The Mustang is old and on the sale block ... but we're WELL PAST the OEM tires on that one.

Mr.Macinstache

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Re: Advice on buying car tires
« Reply #19 on: October 31, 2013, 02:27:02 PM »
Michelin, IMO are WAY overpriced, as are BF Goodrich (made by Michelin). Yes they are good tires, but there's no good reason to spend more. Same with Goodyear.

Your best value will be a Cooper, General or Hankook tire. These are great tires for a great price. Cooper has an $80 Rebate until Tuesday.
My factory set of Firestones were very nice, wore good until 55k miles.

Avoid Wal-Mart and Sams for tires.

Crash87

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Re: Advice on buying car tires
« Reply #20 on: October 31, 2013, 03:42:00 PM »
Why don't you tell us how, where, and how much you drive?

I drive a 2007 cts in Saint Louis and put roughly 12,000 miles on it a year. We only get snow once or twice a year normally. The last time I bought tires I spent about $500.


I hate knowing so little about stuff I need to buy so I'm definitely going to check out TireRack.

Gin

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Re: Advice on buying car tires
« Reply #21 on: October 31, 2013, 04:14:28 PM »
I checked out tirerack for recommendatuons then price checked.  I needed 2 tires and it was cheapest at Sam's.  Discount Tires said they will offer the lowest price online but I didn't feel like dealing with all that amd went to Sam's.

madage

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Re: Advice on buying car tires
« Reply #22 on: November 01, 2013, 12:59:12 PM »
Michelin, IMO are WAY overpriced, as are BF Goodrich (made by Michelin). Yes they are good tires, but there's no good reason to spend more.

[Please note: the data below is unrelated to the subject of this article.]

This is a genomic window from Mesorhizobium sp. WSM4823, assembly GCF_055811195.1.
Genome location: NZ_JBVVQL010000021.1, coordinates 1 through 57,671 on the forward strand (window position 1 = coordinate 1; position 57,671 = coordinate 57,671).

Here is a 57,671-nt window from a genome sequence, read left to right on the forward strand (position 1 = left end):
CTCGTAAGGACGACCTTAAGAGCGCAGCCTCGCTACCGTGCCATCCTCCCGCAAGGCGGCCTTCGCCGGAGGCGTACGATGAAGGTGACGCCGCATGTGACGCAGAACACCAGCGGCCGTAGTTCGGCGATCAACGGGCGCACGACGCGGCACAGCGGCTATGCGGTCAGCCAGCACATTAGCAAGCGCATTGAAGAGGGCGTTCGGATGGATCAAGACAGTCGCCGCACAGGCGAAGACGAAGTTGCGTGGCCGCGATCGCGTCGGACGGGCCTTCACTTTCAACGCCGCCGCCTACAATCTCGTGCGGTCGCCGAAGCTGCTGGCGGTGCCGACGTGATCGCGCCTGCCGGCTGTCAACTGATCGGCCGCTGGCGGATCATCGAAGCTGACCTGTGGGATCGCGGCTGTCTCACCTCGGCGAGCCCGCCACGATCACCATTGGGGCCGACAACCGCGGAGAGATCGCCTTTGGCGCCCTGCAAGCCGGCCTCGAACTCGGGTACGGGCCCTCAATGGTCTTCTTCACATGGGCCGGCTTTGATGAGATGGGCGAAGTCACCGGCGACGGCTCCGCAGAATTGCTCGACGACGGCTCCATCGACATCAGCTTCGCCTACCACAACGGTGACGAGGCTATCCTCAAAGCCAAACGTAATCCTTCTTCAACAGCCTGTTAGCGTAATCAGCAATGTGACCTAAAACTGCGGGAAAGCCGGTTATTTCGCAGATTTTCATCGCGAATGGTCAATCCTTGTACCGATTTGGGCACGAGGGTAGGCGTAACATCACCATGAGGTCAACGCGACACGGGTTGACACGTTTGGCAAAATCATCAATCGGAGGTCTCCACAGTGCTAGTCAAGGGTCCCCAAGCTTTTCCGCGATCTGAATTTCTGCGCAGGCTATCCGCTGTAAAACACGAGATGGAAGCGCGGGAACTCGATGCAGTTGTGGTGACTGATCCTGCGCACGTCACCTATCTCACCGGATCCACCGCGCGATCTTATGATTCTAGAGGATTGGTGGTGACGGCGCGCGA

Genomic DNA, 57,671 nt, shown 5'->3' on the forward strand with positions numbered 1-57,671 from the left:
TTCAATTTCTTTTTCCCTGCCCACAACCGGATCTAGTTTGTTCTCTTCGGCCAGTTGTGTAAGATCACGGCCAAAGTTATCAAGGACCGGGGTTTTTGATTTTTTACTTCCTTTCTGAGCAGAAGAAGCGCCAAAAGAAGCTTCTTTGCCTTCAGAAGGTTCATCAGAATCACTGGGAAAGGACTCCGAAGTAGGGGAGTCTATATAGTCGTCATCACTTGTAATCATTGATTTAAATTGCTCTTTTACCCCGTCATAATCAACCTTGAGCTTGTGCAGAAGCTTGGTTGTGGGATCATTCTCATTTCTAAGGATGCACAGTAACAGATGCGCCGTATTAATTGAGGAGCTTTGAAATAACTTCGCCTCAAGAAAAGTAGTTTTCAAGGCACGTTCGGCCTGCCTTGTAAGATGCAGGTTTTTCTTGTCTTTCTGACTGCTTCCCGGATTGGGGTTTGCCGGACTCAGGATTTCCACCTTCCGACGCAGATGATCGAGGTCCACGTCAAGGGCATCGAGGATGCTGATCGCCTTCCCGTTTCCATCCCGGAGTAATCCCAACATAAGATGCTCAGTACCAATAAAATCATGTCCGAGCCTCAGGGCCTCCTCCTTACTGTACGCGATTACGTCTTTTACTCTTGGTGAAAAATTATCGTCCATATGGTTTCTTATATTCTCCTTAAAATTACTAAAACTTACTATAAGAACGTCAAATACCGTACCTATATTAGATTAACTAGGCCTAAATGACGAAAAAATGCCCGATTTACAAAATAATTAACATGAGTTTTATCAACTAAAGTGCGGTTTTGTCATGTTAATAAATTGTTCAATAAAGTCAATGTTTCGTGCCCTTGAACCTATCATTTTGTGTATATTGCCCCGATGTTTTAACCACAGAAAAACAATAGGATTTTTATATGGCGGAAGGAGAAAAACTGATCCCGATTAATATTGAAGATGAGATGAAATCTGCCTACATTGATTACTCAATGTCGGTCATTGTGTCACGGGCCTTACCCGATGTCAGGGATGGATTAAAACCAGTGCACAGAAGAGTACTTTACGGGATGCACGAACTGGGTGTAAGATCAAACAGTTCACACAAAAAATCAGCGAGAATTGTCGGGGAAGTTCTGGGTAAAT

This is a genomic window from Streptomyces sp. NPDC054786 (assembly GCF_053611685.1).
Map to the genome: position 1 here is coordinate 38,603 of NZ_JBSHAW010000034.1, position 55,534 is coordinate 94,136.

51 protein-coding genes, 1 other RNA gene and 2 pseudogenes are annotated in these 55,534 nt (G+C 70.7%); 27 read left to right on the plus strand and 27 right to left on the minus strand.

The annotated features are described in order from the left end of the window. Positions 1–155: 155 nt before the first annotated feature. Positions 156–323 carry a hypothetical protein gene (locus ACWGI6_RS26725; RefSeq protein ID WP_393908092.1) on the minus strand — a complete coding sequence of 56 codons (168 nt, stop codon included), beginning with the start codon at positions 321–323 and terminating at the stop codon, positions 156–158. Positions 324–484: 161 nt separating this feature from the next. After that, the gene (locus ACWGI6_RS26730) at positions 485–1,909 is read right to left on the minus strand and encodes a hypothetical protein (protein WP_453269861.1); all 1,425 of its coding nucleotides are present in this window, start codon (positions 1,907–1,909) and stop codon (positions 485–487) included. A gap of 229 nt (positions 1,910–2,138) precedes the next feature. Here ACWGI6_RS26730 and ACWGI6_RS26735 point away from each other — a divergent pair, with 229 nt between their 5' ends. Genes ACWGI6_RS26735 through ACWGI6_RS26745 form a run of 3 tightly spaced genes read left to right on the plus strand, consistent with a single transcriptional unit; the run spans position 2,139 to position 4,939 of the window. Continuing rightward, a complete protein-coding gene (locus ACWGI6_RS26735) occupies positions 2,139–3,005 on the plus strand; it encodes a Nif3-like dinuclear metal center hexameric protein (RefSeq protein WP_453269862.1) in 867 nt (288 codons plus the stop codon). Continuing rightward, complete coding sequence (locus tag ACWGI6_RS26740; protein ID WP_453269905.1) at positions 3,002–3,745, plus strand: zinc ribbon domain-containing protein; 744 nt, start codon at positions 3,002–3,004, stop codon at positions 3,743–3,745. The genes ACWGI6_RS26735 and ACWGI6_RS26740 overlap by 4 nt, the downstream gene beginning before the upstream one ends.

I used to think the same until I bought a set of Michelin Primacy MXV4 tires for a car that (sadly) is no longer with us. The improvement in ride quality was astounding, and they actually didn't cost that much more than the other options available at the local discount tire place.

It's possible to get a pretty good price (with rebate) on Michelin tires at Costco.

I've also had pretty good luck with Kelly tires (made by Goodyear) on my Corolla.

TygerTung

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Re: Advice on buying car tires
« Reply #23 on: November 01, 2013, 03:58:34 PM »
Yokohama A-drive are good. Cheap, grippy and last for ages, what else could you want?

chasesfish

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Re: Advice on buying car tires
« Reply #24 on: November 01, 2013, 04:10:16 PM »
How long are you going to keep the car?

I'm a fan of mythodically keeping my receipts so when the tires wear faster than the warranty (like mine always do), I can get a credit against the next set.

I'm indifferent on brand, I tend to evaluate warranty verses cost and move forward.  Best deals to me are in the 60,000 to 80,000 mile range

I drive 20k+/year and a portion of that is reimbursed by mileage.

Recon

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Re: Advice on buying car tires
« Reply #25 on: November 01, 2013, 07:04:37 PM »
Michelin, IMO are WAY overpriced, as are BF Goodrich (made by Michelin). Yes they are good tires, but there's no good reason to spend more.

I used to think the same until I bought a set of Michelin Primacy MXV4 tires for a car that (sadly) is no longer with us. The improvement in ride quality was astounding, and they actually didn't cost that much more than the other options available at the local discount tire place.

It's possible to get a pretty good price (with rebate) on Michelin tires at Costco.

I've also had pretty good luck with Kelly tires (made by Goodyear) on my Corolla.

Last three cars have all had Michelin Primacy MXV4s, purchased with Costco rebates...great tires in any weather, and Costco tires come with the benefit of free rotation/balancing, which can add up to some decent savings over the life of the tire.